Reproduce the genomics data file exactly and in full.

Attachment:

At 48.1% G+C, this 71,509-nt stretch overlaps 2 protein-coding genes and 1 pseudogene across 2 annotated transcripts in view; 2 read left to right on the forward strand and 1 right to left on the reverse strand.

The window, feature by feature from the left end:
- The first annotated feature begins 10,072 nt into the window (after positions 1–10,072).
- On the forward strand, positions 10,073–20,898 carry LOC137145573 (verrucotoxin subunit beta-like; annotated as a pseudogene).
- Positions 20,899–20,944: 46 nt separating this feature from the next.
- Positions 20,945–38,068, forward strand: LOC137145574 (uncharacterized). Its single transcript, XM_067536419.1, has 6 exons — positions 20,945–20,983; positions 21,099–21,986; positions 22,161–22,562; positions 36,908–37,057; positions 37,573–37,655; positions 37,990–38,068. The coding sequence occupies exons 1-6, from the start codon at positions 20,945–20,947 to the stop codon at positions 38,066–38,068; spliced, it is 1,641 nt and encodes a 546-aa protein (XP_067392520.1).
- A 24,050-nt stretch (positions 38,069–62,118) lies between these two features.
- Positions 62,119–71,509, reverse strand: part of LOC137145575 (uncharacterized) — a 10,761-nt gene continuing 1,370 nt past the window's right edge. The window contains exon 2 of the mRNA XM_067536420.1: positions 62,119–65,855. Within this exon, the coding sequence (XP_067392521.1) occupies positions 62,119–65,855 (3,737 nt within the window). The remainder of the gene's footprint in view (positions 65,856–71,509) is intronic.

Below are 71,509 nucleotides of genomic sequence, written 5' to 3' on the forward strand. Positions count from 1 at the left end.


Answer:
At 48.1% G+C, this 71,509-nt stretch overlaps 2 protein-coding genes and 1 pseudogene across 2 annotated transcripts in view; 2 read left to right on the forward strand and 1 right to left on the reverse strand.

The window, feature by feature from the left end:
- The first annotated feature begins 10,072 nt into the window (after positions 1–10,072).
- On the forward strand, positions 10,073–20,898 carry LOC137145573 (verrucotoxin subunit beta-like; annotated as a pseudogene).
- Positions 20,899–20,944: 46 nt separating this feature from the next.
- Positions 20,945–38,068, forward strand: LOC137145574 (uncharacterized). Its single transcript, XM_067536419.1, has 6 exons — positions 20,945–20,983; positions 21,099–21,986; positions 22,161–22,562; positions 36,908–37,057; positions 37,573–37,655; positions 37,990–38,068. The coding sequence occupies exons 1-6, from the start codon at positions 20,945–20,947 to the stop codon at positions 38,066–38,068; spliced, it is 1,641 nt and encodes a 546-aa protein (XP_067392520.1).
- A 24,050-nt stretch (positions 38,069–62,118) lies between these two features.
- Positions 62,119–71,509, reverse strand: part of LOC137145575 (uncharacterized) — a 10,761-nt gene continuing 1,370 nt past the window's right edge. The window contains exon 2 of the mRNA XM_067536420.1: positions 62,119–65,855. Within this exon, the coding sequence (XP_067392521.1) occupies positions 62,119–65,855 (3,737 nt within the window). The remainder of the gene's footprint in view (positions 65,856–71,509) is intronic.

Below are 71,509 nucleotides of genomic sequence, written 5' to 3' on the forward strand. Positions count from 1 at the left end.